Establishing A Native Grass Lawn
Excerpted from: Native Grasses: Are They Right for Your Lawn?
Are native grasses right for your lawn?
Native plants are those that are original to an area whether it be in an immediate area or even a broader
scope such as original to a state, country, or continent. Native plants species are indigenous to a region
at the time of European settlement.
When the settlers first made their way westward from the founding colonies, they were greeted with a
wide expanse of native grasses across the plains and prairies. Gorgeous, unadulterated acres that
rustled in the breeze and protected the underlying soil from erosion and degradation. Having evolved
in the Americas, they needed no watering or fertilizing to thrive.
The types of native grasses available are divided into two classes, warm-season varieties or cool-season
varieties. Within those two classes are both ornamental grasses and varieties suitable for turf.
Warm-season and cool-season grasses differ in their photosynthetic pathways, demanding slightly
different growing conditions. Hence it’s important to understand the different types if you are choosing
a native grass for your landscape.
Need a minimum air temperature of 60 to 65℉ and soil temps of 50℉ for growth to begin.
Produce most of their biomass in the hottest months of July to September.
Optimum biomass production when average temps are 85 F to 95 F.
Have a greater photosynthesis rate at higher temps to better utilize nitrogen and phosphorus.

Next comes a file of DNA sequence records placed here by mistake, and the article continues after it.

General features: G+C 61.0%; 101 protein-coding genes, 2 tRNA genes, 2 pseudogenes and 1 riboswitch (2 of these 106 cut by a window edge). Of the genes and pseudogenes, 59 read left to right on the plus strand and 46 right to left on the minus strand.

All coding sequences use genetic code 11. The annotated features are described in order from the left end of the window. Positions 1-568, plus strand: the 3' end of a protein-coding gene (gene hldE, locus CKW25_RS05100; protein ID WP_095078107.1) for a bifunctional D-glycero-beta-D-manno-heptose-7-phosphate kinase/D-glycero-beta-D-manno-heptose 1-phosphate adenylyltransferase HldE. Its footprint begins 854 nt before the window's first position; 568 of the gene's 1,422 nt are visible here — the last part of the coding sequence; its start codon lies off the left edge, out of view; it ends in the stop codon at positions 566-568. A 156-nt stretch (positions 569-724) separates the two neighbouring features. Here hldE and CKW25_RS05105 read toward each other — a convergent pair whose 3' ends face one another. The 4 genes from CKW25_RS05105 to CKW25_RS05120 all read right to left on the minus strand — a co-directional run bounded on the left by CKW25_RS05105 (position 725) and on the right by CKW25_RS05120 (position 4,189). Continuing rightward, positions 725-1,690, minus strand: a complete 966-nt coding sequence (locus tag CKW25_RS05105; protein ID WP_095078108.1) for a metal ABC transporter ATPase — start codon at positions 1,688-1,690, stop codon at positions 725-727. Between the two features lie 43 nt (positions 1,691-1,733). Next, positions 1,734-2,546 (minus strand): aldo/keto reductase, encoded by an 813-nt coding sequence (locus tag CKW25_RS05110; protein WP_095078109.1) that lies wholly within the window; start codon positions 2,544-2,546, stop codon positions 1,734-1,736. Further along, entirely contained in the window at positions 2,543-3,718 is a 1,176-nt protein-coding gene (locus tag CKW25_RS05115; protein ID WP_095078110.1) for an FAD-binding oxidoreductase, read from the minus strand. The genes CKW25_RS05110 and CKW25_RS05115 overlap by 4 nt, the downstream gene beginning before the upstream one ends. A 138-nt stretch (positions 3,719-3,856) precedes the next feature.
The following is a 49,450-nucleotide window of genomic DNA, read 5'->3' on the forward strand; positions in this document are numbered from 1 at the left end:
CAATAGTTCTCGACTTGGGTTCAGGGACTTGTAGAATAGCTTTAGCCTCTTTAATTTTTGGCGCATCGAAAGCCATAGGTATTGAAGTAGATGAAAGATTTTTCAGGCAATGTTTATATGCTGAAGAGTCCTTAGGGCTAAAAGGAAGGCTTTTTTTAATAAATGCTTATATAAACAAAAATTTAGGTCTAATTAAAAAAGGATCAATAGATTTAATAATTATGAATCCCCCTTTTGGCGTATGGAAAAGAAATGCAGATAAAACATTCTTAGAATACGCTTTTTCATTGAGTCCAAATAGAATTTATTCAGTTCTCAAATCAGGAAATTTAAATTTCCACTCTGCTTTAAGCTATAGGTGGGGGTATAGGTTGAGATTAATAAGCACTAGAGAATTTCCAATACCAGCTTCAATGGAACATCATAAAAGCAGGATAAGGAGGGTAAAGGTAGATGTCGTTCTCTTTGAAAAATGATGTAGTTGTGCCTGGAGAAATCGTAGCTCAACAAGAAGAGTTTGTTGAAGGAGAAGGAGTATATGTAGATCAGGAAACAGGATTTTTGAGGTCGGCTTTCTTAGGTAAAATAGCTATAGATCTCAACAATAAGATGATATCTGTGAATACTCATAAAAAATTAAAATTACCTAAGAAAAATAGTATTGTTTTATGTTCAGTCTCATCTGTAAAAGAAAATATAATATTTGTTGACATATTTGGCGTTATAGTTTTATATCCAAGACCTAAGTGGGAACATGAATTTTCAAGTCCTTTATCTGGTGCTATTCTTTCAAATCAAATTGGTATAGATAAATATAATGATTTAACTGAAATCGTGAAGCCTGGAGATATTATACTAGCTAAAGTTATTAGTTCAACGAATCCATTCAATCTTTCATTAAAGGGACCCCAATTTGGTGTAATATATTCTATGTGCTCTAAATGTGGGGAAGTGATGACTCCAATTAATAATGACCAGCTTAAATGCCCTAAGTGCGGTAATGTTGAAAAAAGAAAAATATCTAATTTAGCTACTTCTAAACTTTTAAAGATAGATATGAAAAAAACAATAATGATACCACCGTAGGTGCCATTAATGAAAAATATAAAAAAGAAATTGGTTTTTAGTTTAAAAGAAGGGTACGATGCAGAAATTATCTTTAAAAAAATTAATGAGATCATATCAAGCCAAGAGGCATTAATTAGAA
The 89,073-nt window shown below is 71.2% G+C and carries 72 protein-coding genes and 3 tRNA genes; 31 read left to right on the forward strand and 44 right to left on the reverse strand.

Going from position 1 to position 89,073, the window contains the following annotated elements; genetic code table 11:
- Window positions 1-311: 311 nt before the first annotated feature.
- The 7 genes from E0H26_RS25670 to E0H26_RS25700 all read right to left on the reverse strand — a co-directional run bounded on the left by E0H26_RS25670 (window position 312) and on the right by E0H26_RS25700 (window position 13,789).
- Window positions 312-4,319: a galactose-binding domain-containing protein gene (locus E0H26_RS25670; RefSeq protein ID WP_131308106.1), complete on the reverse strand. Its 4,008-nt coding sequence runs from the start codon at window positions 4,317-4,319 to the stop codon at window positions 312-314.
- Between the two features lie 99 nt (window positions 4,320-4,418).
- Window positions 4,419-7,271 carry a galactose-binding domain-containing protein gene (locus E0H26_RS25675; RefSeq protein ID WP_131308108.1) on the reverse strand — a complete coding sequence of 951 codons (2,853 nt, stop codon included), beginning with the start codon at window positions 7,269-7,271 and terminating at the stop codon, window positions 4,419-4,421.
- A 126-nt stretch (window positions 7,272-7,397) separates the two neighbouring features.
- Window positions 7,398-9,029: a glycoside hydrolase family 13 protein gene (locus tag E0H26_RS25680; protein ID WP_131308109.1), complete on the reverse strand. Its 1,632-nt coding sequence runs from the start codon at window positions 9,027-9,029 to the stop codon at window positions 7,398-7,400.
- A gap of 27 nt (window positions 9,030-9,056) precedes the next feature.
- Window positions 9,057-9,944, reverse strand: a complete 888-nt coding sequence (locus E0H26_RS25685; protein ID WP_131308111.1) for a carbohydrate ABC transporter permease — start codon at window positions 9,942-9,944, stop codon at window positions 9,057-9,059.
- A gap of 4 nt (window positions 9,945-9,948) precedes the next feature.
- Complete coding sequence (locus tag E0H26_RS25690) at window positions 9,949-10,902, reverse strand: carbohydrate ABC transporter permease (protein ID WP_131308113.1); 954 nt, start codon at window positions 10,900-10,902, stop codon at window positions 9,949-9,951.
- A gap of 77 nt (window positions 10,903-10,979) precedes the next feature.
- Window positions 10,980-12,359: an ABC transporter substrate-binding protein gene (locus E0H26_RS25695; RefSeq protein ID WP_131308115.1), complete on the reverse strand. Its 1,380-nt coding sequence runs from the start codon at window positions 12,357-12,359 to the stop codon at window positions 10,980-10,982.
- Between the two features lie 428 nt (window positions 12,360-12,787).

Better adapted to high-stress situations such as drought, high temperatures, and high
oxygen/low carbon dioxide concentrations.
Go dormant and turn brown in areas with a cold winter.
Need a minimum air temperature of 40 to 42℉ for active shoot growth.
The plants produce most of their biomass in the spring and late fall in cooler air and soil
Optimum biomass production when average temps are 65 to 75℉.
Require more water to stay green in a hot summer.
We are all familiar with the standard concept of turf grass, the sod-forming types that spread by runners
above and below ground. This is the typical grass used for home lawns. Some native grasses form sod,
but most are “bunch type” grasses, which grow
in separate clumps. A few of the bunch types can be planted so closely together that they form a turf-like
surface, but most like a little elbow room. That means most native grasses are ornamental — they make
your landscape look good with very little maintenance, but they’re not a turf substitute.
Others are prairie grasses meant to grow tall.
Most native grasses are ornamental — they make your landscape look good with very little maintenance,
but they’re not a turf substitute.
Native grasses have some advantageous reasons for including them in your yard, but they also present
some very distinct disadvantages.
Consume less water, more drought resistant.
More hardy than developed species.
Increased resistance to pests, insects, and diseases.
Encourages animal biodiversity and wildlife habitats in open areas.
Significantly fewer weeds due to increased leaf density.
Sequesters carbon dioxide from global warming.
More native ornamental grasses than turf species.
Takes more effort at first, as sod-type native grasses are harder to establish as a lawn.
May not look as green and uniform as a “traditional” lawn from nonnative turf grass species.
While there are many types of native grasses available, not all of them are the best type to use to establish a lawn. Shortgrass does better than tallgrass if you are
looking to have a lawn that is kept mowed.
Choose whether you want to seed your lawn with a single native grass, or a blend of several. The increased demand for natural plants has spurred amazing
research and development of new native blends that work well for creating lawns.
Blue grama, Bouteloua gracilis
Buffalograss, Bouteloua dactyloides
Fox Sedge, Carex vulpinoidea
Pennsylvania Sedge, Carex pensylvanica
Sideoats Grama, Bouteloua curtipendula
Wisconsin Native Fruit Trees
Wisconsin Native Berry Shrubs
Lovely Native Violets
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